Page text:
NHS Hospital Shops Face Sugary Drinks Ban

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       So how can you avoid overdosing on sugar

Video So how can you avoid overdosing on sugar

Medics are lobbying to ban sugary drinks if action is not taken by shops to reduce the sales.

Firms that have agreed to the request include WH Smith, Marks & Spencer, Greggs and Subway.

Retailers have been asked to cut sales of drinks such as fruit juices with added sugar and coffees with sugar syrup and NHS England will ask them to provide sales figures to check on progress.

'A spoonful of sugar may help the medicine go down but spoonfuls of added sugar day-in, day-out mean serious health problems, ' NHS England chief executive Simon Stevens said.

The remaining retailers are now also being urged to help "kick-start a major health drive" so the NHS "leads the way on tackling the devastating impact of the country's sweet tooth on public health".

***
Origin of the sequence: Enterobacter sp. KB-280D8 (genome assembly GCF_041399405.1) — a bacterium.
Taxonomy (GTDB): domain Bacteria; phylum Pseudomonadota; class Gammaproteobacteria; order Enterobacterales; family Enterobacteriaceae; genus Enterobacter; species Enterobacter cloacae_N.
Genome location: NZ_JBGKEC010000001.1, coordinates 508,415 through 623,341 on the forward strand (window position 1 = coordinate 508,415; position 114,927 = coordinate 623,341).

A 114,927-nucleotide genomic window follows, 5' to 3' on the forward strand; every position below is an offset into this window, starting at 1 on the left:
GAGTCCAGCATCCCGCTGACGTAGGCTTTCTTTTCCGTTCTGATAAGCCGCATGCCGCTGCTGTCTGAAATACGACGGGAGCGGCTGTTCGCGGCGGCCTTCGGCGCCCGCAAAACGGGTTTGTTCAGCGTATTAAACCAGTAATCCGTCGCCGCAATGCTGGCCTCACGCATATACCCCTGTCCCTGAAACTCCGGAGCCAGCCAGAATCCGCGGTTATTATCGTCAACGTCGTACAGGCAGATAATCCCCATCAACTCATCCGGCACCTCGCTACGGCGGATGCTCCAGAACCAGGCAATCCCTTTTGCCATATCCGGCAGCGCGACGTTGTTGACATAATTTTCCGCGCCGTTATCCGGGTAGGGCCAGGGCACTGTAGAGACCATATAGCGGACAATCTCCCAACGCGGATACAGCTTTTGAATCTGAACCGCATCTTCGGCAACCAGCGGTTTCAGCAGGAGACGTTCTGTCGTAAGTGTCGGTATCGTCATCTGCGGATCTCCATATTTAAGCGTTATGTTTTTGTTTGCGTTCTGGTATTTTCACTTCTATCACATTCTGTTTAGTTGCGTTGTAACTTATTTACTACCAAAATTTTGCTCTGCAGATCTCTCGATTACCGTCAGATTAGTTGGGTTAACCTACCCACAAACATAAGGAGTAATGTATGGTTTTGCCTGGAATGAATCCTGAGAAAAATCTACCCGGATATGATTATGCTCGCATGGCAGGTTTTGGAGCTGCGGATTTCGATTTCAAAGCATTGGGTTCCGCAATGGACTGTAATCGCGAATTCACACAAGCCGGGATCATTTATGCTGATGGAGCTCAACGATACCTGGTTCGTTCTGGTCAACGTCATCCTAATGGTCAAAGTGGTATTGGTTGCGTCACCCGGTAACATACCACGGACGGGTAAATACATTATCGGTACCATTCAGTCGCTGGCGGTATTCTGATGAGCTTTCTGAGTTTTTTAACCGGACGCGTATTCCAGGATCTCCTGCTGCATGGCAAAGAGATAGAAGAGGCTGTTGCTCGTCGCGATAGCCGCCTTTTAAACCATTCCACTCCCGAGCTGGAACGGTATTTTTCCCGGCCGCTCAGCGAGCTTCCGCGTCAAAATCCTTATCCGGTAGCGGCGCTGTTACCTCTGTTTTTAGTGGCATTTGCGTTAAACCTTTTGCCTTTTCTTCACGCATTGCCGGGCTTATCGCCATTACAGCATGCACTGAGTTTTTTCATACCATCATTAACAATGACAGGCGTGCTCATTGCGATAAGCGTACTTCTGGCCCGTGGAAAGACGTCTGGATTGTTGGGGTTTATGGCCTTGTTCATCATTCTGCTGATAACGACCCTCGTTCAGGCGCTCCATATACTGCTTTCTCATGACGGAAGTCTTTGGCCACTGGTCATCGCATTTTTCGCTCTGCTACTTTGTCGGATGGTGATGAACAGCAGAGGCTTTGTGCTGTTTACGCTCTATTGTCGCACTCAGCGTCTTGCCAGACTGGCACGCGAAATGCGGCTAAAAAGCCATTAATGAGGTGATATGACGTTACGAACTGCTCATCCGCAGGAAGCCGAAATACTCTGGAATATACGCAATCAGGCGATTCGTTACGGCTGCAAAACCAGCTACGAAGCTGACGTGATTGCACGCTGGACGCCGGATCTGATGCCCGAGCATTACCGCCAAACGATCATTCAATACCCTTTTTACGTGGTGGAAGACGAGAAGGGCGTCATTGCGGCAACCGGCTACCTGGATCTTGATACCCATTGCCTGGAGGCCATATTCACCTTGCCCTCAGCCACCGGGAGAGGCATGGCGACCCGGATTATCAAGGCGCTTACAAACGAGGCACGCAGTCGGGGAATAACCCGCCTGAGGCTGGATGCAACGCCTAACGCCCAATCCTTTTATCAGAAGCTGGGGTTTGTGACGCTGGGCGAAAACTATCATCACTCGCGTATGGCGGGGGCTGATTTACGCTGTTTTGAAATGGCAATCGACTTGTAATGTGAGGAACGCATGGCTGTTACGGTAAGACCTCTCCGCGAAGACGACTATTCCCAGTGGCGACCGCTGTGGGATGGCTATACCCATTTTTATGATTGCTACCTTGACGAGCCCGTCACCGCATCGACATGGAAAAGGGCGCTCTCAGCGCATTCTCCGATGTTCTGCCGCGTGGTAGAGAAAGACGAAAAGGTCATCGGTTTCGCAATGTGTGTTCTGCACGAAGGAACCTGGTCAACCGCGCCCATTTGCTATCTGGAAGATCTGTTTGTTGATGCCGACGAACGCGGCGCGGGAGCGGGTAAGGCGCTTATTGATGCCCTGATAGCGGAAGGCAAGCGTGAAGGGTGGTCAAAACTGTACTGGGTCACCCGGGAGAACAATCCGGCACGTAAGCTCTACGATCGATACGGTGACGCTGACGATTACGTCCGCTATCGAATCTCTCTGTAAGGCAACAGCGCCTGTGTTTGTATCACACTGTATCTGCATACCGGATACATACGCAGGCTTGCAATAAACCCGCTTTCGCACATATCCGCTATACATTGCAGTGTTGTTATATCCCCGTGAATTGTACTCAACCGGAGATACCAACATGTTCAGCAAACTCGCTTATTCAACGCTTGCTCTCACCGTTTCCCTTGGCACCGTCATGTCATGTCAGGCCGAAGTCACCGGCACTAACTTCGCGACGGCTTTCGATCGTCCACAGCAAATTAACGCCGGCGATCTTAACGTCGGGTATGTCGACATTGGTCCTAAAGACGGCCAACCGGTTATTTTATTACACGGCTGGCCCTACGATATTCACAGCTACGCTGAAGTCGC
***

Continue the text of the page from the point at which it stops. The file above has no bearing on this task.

"While this is a step in the right direction, it does not go far enough".

"It's great news that NHS England is leading by example and taking this step to make hospitals healthier places for all of us".

Shops have been told to remove salty, fatty or sugary foods from checkouts, while healthy food should be made available at all times, including to staff working night shifts.

Other targets that should be met by April 2018 include 60% of confectionery and candies in shops not exceeding 250 calories, increasing to 80% of these products in 2018/19.

As part of the new rules, 60 per cent of chocolate and candies sold in hospital shops should not exceed 250 calories, which will rise to 80 per cent in 2018; and 60 per cent of pre-packed sandwiches and meals should not contain more 400 calories by April 2018, rising to 75 per cent in 2018. She said: "We are delighted that NHS England has taken such decisive action to reduce the sale of sugary drinks in hospitals".

NHS England noted that the health service was Europe's largest employer, with over 1.3 million staff, but almost 700,000 of these are estimated to be overweight or obese.

"People with diabetes find it hard to manage their condition well in hospital".

Katherine Button, co-ordinator for Campaign for Better Hospital Food, has welcomed the move.

He added: "With this plan, people with type 1 diabetes should still have access to products that are commonly used to treat hypos".

Should the voluntary scheme secure sufficient coverage of suppliers and a subsequent reduction in sales of sugar-sweetened beverages, in early 2018 NHS England will suspend its proposed ban.

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